UAE Fathers Make Case for Paternity Leave Debate
Only a few companies in the UAE provide paternity leave benefit, others don't. Why?
It's a debate alright. An ongoing one at that. The subject of paternity leave or employee benefit given to the father to take care of his infant, continues to moot the need for acceptance at a policy level in the UAE.
The advantages of this form of leave have set their own track record in Western countries. In the Middle East though, paternity leave is believed to be a blind spot. Mandeep Singh, Director - HR Advisory, Grant Thornton UAE, told Gulf News, "There is merit in a prescribed paternity leave policy under the country's labour law. However it isn't common practice in the UAE."
Singh, who has worked on policies and procedures, talent management and reward mechanisms for several clients, explained that the policy for paternity leave is in place in large, local companies and MNC's operating in the UAE and other GCC countries.
"In Qatar for instance, some companies limit the paternity leave policy to three children, some do not have a limit. In my experience, more and more UAE organisations are open to introducing employee-friendly policies like that of paternity leave."
This kind of policy needs lobbying, believes Sheloob Said, another Dubai-based HR Professional. He told Gulf News that is he struggling to get his current company to understand the benefits of such a policy.
"I need to convince the management that this policy is beneficial for the company and the employee - family welfare/employee welfare value. I was able to introduce and implement it with two of my earlier companies. I believe that a paternity policy is the outcome of companies that are organised and focus on productivity-based planning."
At a recent seminar conducted by The Dubai School of Government, Aisha Al Suwaidi, CEO of HR Policies Sector (Acting) of the Federal Authority for Government Human Resources (FAHR), told Gulf News that paternity leave is also an important cultural element.
She said that the provision of such a policy will highlight the role of the man in a family set-up where a husband should support his wife, who in today's culture is educated and holds a good job.
"Without male support, women will not be promoted, recognised or acknowledged. Men and women need to think of each other as complementary beings, not competitive," she said.
Speaking on the importance of paternity leave as a tool to further the economic empowerment of women, Manal Ataya, Director General of the Sharjah Museums Department that employs more than 500 staff — of which more than half are UAE nationals with a high percentage of women in senior management — told Gulf News that new policies should be devised and reviewed to give working men and women the opportunity to pursue careers.
"It will facilitate active participation in family life, and will help [working] men and women achieve and enjoy a work/life balance. This can only result in a stronger society and sustainable development of the UAE," she said.
Singh supported Manal's opinion, saying, "It is the right time for the labour authorities to look at institutionalising policies like these, given the emphasis on encouraging women in contributing to economic development of the country. Apart from existing direct initiatives that promote and recognise women in the corporate world, a paternity policy will be an indirect way to support women."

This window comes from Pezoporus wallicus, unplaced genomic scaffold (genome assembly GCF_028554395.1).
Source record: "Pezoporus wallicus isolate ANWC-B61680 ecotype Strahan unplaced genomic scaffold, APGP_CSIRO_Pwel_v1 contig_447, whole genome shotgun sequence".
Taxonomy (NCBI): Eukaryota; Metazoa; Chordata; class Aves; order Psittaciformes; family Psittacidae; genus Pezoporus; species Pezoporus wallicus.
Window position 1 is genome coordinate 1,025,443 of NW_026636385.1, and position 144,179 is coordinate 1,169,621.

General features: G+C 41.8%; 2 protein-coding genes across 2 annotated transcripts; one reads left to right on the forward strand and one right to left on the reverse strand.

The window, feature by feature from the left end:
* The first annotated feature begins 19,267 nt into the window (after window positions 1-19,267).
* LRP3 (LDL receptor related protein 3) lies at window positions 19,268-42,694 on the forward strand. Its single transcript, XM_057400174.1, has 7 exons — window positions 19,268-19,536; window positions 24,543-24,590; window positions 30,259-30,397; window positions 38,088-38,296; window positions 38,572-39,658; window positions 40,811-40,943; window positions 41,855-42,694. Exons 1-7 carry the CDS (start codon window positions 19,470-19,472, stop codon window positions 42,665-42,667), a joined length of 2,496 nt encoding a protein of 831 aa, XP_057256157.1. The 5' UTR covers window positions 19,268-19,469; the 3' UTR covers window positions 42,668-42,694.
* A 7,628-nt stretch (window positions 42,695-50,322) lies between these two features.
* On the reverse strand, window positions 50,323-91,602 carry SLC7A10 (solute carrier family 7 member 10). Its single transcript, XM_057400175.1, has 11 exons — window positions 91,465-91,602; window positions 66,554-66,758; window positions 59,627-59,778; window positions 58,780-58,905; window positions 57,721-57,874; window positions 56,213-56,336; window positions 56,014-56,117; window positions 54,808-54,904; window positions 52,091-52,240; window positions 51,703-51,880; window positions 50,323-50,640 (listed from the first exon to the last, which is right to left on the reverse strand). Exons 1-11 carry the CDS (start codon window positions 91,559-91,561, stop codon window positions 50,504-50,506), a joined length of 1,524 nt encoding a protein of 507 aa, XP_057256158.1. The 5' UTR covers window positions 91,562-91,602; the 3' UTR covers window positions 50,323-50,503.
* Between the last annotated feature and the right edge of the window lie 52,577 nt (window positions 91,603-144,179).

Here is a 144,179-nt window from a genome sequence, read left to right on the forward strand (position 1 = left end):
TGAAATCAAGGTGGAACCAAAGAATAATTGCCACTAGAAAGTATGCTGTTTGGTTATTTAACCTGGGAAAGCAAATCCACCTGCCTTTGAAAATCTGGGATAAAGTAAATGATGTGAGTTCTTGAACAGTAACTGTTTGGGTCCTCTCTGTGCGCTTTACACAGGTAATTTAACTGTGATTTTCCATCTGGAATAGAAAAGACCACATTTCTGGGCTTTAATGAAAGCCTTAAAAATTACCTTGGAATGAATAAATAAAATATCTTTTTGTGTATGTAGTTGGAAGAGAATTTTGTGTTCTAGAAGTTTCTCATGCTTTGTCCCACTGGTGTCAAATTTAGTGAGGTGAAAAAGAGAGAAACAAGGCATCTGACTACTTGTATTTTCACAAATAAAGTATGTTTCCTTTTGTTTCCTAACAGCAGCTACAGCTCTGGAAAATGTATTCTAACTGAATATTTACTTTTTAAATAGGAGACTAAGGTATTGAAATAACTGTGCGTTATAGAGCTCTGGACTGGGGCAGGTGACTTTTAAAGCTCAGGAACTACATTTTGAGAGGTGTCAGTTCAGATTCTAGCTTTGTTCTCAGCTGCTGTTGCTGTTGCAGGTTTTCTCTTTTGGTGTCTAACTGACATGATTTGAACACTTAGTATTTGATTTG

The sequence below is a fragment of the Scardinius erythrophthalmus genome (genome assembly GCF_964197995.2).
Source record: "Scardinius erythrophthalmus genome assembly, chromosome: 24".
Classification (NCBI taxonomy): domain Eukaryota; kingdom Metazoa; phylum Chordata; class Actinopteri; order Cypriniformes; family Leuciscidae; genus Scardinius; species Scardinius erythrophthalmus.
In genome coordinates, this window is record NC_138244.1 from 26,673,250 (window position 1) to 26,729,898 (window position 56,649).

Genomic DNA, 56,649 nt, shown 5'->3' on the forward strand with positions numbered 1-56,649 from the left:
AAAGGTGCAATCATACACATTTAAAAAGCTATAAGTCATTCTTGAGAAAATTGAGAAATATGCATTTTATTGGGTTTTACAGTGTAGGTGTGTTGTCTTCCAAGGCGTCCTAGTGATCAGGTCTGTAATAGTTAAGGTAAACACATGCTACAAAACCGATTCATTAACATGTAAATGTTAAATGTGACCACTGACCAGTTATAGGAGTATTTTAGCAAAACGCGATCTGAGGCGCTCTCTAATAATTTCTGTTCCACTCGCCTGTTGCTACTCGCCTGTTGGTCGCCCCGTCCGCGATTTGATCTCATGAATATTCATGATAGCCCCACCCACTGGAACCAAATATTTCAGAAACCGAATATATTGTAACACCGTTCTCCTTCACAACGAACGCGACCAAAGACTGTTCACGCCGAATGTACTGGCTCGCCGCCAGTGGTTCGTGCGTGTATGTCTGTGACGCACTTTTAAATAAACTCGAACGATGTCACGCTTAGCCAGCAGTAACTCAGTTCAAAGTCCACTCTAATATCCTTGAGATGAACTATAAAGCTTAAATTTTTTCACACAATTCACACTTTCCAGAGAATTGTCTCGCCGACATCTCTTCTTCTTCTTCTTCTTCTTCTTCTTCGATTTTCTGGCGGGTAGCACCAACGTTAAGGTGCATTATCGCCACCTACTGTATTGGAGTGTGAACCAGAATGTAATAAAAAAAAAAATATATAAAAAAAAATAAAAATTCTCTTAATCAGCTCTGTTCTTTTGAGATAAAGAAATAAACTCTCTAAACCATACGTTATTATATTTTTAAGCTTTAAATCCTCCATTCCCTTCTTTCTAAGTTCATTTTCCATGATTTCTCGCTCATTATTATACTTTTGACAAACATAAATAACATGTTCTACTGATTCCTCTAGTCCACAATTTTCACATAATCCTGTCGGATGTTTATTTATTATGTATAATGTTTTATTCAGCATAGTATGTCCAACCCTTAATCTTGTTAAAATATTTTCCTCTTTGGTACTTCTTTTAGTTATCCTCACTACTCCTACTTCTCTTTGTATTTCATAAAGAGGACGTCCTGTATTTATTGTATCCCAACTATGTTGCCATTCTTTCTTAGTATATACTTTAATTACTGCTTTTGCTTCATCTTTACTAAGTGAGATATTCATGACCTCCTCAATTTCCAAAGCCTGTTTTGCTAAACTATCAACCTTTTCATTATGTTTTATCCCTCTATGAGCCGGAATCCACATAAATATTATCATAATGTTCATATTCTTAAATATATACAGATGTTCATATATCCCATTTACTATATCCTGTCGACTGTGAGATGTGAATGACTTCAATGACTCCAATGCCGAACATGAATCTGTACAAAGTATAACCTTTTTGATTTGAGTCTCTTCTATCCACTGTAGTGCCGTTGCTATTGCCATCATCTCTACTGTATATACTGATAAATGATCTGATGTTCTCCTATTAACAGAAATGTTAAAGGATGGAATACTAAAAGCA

The benefits of paternity leave are well established. Nicola Ablett, Director of Ablett, told Gulf News that Aldar, in 2005, introduced three days' paternity leave and Emiratis welcomed it. "As a result, they were more productive."
Ablett has worked for 16 years in Abu Dhabi with federal and local authorities, and now runs her own company. She referred to an EU Policy document (2010) that highlighted the crucial role paternity leave plays on the societal and familial level, and how it supports families to contribute to social reproduction, guarantee a good start in life for children, protect the wellbeing of mother and child, and help families achieve work/family balance.
She told Gulf News: "Pat-ernity leave is highly relevant to countries in the MENA region as women are increasingly highly educated and role models for the female children in all aspects of public life. Men, who are in successful marriages, want to know their children and be part of their growing up — a luxury that perhaps their parents and grandparents were not able to enjoy. I am fortunate to know many Emiratis who enjoy this status."
Ablett explained that expectations have changed. "Work-life balance is crucial, and with the current economic situation more often than not both parents must work to attain or maintain the lifestyle they are accustomed to. The blurring of roles and expectations is even more compelling for paternity leave to ensure a family bond."
Ablett hopes that the benefits will translate into a policy in the UAE. "The more engaged a father is with his wife and newborn, the more it will translate into a successful bonding for all parties. When there are other children involved, it also helps with the introduction and consistency of care given while the mother is away from home.
"Given the rates of divorce any ‘bonding' and increased family time indicates long-term benefits. A family-oriented man with a committed family attitude will be attracted to a job which offers him paternity benefits and flexible working hours, and will undoubtedly be more loyal to the company that offers these [benefits].
"It can only be an investment in families and therefore a major investment in the human capital," she said.
By Carolina D'Souza
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